US Secretary of State Hillary Clinton has begun a five-nation tour of the Balkans. She will discuss the region's future and press leaders to stick to promised reforms conditional on joining the EU and NATO.
Clinton began her tour in Sarajevo, along with European Union foreign policy head Catherine Ashton, and is expected to press Bosnia to bring about reforms 17 years after the end of the country's 1992-1995 war.
Before the trip, the US State Department said the country's leaders needed to stop putting their own personal agendas before those of their people.
"We are disappointed that the leaders of Bosnia and Herzegovina have not put the interests of the country first and instead have promoted narrow ethnic or party or personal agendas," a spokesman said.
He said Clinton and Ashton would push the country to "accomplish necessary reforms" in order to become members of the EU and NATO.
Bosnia is deeply divided along ethnic lines. It is made up of two semi-independent halves, the Serb's Republika Srpska and the Muslim-Croat Federation. Each has its own government. This arrangement followed the 1995 Dayton peace deal, brokered by the US.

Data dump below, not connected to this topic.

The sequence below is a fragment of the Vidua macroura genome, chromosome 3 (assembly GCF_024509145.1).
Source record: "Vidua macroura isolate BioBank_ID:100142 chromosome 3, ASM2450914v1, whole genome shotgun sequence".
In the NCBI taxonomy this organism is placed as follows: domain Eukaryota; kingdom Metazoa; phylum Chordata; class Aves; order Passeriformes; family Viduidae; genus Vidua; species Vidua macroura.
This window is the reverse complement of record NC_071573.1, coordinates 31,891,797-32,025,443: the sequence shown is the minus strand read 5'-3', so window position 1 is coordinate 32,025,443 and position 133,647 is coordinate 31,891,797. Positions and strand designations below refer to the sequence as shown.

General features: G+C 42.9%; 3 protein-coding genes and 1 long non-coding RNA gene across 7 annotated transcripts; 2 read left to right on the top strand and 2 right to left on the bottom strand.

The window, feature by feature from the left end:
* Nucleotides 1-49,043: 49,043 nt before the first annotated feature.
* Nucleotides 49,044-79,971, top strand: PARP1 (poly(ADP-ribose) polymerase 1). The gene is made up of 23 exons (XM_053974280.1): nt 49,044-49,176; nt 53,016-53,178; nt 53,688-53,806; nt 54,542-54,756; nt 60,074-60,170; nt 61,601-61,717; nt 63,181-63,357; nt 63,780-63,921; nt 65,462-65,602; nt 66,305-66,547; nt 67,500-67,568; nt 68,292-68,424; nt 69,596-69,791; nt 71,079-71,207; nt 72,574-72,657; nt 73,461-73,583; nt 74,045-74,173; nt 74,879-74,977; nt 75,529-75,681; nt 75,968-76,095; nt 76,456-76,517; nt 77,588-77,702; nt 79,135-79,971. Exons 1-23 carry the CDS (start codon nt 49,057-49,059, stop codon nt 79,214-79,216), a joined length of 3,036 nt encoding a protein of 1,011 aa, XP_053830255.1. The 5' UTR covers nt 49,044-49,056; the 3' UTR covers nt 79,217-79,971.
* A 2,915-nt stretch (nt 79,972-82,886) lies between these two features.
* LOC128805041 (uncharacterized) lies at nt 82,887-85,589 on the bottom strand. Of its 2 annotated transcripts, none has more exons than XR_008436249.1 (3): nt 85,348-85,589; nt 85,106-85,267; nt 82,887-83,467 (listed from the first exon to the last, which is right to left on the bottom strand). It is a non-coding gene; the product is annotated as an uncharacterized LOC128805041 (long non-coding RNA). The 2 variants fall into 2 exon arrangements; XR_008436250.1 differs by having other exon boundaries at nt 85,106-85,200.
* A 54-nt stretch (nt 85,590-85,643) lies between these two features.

On Tuesday afternoon, Clinton will visit Belgrade and meet with Serbian leaders, and urge them to move forward in talks with the breakaway province of Kosovo. She is also due to visit Pristina, Kosovo's capital.
The US State Department says Clinton will "reiterate US-EU resolve for Serbia and Kosovo to build on previous agreements and advance their dialogue."
Kosovo declared independence from Serbia in 2008 - but Serbia rejected this and claims sovereignty over the region.
Serbian president Tomislav Nikolic said his country was "ready to make a lot of compromises in order to solve [the] Kosovo issue, but it would expect [the] ethnic Albanian side to do the same."
Ending tensions with Kosovo is a main condition of Serbia being able to join the EU.
jr/jlw (AFP, dpa)